Sherlock: I needed to step back from 24/7 role on farming frontline

Seamus Sherlock
Seamus Sherlock
Claire Fox

Claire Fox

Former ICSA rural development chairman Seamus Sherlock, who stepped down from the role last week, said he needed a break from a position which was taking over his life.

Mr Sherlock (pictured) who farms in Feohanagh, Co Limerick, had been in the position for three years and told the Farming Independent that he wants to focus on his own farm and family as the post regulary involved him taking calls from distressed farmers in the middle of the night.

"I wanted a break from the seven days of work on top of my own farming," he explained. "If a stranger rings you at 2am in the morning you know that they're not in the right mind.

"It is heavy going when someone calls you with mental health problems or debt issues. It can be hard to shake it off and not carry it with you and make it your own problem but I hope farmers keep calling me as my door is always open.

"It did take over my life but life goes on with or without farmer organisations."

Mr Sherlock stressed that he left the ICSA on good terms but said new blood is needed and that recruitment of young members is a challenge all farm organisations are facing.

"I learned a lot," he said. "Like any team there were disagreements but they were always worked through and everyone had their say.

"We need young people and fresh thinking. I used to be at meetings and you would rarely see someone in their 20s or 30s at the meeting. They are the lifeblood of farming.

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"If you are a member, you need to work and be committed. The farmer needs to be the one thought of and sometimes they are forgotten, which I don't think is deliberate, but they can never be forgotten as without farmers there would be no farm organisations. They have to come first."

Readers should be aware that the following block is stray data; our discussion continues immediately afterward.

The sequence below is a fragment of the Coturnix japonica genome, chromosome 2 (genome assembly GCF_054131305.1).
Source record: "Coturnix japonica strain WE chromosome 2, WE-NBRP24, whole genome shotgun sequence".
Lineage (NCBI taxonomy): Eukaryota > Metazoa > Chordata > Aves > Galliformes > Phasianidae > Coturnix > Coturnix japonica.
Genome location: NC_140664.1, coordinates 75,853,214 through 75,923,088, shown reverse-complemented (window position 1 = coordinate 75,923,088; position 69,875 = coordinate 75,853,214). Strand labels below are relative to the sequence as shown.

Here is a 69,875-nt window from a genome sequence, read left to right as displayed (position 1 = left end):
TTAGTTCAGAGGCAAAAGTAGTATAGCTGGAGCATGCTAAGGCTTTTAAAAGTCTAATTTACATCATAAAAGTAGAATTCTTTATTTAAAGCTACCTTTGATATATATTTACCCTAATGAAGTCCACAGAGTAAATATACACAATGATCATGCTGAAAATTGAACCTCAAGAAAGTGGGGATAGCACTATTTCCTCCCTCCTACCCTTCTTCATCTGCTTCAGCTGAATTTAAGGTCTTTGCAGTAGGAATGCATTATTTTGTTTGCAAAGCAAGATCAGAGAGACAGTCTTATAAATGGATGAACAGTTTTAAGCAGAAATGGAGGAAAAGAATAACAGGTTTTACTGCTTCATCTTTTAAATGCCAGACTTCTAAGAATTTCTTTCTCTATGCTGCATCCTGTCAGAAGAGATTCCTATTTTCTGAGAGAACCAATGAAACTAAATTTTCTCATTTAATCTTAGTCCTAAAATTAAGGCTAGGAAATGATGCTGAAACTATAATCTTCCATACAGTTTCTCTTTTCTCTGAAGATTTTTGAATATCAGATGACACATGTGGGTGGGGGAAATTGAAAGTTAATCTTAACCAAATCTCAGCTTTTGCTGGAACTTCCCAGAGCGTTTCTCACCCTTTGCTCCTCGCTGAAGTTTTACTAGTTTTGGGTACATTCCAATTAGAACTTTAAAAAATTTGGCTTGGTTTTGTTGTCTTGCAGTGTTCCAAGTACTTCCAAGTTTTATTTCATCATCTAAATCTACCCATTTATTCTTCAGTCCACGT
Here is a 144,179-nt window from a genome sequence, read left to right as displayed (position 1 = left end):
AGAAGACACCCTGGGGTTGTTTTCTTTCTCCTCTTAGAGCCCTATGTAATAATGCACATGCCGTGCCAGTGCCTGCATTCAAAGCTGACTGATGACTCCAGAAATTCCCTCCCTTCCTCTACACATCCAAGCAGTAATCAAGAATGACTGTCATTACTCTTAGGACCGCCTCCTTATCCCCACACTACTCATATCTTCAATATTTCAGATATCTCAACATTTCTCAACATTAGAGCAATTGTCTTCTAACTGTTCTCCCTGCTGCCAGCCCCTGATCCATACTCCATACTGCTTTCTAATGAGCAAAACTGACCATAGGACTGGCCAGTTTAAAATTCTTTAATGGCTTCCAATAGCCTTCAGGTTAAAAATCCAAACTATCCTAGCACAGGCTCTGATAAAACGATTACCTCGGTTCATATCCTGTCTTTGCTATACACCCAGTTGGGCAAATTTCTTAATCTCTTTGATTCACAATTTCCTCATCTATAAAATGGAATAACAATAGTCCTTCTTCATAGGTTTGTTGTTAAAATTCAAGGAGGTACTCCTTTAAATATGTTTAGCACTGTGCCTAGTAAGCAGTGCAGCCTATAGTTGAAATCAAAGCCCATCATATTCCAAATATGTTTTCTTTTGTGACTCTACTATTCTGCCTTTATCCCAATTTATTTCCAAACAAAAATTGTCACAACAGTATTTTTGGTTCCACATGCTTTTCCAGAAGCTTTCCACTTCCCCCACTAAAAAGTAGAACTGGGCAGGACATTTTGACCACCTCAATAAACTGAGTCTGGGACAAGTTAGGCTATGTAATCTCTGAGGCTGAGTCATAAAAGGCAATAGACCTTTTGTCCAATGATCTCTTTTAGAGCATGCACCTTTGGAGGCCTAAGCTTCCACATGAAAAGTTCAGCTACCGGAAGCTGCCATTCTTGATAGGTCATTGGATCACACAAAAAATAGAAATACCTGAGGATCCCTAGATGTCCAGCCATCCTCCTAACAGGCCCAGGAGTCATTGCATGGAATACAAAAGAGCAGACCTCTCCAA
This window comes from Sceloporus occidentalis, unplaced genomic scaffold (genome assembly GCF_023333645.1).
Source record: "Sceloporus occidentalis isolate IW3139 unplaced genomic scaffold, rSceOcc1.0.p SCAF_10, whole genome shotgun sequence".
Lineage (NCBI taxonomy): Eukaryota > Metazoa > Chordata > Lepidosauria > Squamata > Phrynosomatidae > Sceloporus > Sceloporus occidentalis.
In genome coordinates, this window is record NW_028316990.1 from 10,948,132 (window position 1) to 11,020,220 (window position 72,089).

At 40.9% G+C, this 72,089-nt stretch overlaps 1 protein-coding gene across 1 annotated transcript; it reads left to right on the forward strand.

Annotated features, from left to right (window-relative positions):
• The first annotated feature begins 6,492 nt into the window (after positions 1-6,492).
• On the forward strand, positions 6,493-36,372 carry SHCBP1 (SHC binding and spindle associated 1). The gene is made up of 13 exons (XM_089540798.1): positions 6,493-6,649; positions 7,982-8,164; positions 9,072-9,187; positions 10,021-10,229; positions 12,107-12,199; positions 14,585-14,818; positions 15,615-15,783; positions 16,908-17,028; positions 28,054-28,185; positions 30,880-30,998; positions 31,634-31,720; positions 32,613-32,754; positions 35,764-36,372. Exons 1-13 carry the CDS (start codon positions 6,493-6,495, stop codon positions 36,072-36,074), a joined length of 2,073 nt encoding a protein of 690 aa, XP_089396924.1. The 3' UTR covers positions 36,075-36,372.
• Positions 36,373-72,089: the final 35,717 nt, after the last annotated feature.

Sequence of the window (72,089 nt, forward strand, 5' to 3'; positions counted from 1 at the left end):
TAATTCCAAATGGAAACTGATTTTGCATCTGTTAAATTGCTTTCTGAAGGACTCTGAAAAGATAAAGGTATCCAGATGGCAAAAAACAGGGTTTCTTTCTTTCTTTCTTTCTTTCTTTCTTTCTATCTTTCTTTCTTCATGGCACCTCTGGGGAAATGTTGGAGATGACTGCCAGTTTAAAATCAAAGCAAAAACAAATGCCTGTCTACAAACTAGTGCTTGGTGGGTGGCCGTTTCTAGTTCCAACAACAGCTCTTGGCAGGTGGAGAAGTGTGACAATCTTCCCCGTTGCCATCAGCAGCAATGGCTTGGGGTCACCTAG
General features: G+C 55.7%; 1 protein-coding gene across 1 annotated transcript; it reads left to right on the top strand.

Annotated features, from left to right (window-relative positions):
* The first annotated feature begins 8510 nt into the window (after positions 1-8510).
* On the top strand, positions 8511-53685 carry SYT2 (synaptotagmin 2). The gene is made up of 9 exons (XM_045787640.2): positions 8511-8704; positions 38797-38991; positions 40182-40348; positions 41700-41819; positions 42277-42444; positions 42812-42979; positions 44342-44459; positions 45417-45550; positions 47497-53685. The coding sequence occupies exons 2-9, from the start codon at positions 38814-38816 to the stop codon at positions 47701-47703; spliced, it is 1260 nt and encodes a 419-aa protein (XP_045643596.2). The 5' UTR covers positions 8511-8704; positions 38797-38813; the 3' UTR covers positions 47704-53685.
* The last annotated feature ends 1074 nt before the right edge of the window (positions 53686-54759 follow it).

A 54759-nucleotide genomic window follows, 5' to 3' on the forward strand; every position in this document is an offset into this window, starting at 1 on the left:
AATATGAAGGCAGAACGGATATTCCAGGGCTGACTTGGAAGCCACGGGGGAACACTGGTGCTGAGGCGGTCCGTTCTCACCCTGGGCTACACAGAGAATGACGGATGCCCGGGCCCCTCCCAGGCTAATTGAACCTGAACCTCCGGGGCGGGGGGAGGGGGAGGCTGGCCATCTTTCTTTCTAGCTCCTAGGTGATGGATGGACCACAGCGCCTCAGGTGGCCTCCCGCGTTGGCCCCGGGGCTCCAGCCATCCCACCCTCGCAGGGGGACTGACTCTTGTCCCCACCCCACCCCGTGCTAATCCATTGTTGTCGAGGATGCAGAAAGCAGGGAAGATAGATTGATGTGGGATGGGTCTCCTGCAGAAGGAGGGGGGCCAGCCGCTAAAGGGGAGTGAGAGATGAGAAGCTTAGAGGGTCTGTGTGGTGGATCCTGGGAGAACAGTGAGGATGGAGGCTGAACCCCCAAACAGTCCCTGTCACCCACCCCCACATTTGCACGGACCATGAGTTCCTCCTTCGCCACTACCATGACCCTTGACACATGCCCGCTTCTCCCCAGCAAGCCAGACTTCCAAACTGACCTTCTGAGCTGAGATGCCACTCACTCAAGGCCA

Mr Sherlock said he has attended recent Beef Plan Movement meetings and admires their talk but said "they need to walk the walk now as well".

"We need young people in beef. I'm very concerned that we will lose the suckler industry in Ireland. It's an industry that has predominately older men in it," he said.

"I'm worried it will eventually go extinct. It's a sad day when suckler farmers say they would be happy to break even. I don't agree with young people buying mega dairy farms. When they're older their bodies will slow down. Drystock is my love and they're not appreciated for what they do."

He added that various political parties have approached him but he's not sure if politics is for him and has no plans to run in local elections in May.

"I have been approached by parties who say that I'm well able to talk and asked would I be interested in politics," he said.

"I don't feel it's for me as I like the farming side of things but I won't rule anything out."

Indo Farming


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